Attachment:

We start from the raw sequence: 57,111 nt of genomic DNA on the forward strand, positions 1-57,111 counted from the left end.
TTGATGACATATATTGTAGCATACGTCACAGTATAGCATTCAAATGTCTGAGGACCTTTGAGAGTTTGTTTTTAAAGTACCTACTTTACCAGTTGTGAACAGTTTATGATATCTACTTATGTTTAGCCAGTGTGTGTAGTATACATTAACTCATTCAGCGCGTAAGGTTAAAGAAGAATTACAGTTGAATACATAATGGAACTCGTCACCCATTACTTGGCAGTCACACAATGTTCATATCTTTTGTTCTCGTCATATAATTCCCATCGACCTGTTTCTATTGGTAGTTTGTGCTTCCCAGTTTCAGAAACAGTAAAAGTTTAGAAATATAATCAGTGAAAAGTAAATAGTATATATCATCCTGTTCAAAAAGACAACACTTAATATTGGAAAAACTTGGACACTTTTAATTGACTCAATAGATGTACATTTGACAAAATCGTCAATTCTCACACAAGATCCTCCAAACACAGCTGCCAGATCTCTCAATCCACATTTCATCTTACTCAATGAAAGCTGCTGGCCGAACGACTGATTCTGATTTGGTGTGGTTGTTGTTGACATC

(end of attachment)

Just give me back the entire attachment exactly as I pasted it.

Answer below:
We start from the raw sequence: 57,111 nt of genomic DNA on the forward strand, positions 1-57,111 counted from the left end.
TTGATGACATATATTGTAGCATACGTCACAGTATAGCATTCAAATGTCTGAGGACCTTTGAGAGTTTGTTTTTAAAGTACCTACTTTACCAGTTGTGAACAGTTTATGATATCTACTTATGTTTAGCCAGTGTGTGTAGTATACATTAACTCATTCAGCGCGTAAGGTTAAAGAAGAATTACAGTTGAATACATAATGGAACTCGTCACCCATTACTTGGCAGTCACACAATGTTCATATCTTTTGTTCTCGTCATATAATTCCCATCGACCTGTTTCTATTGGTAGTTTGTGCTTCCCAGTTTCAGAAACAGTAAAAGTTTAGAAATATAATCAGTGAAAAGTAAATAGTATATATCATCCTGTTCAAAAAGACAACACTTAATATTGGAAAAACTTGGACACTTTTAATTGACTCAATAGATGTACATTTGACAAAATCGTCAATTCTCACACAAGATCCTCCAAACACAGCTGCCAGATCTCTCAATCCACATTTCATCTTACTCAATGAAAGCTGCTGGCCGAACGACTGATTCTGATTTGGTGTGGTTGTTGTTGACATC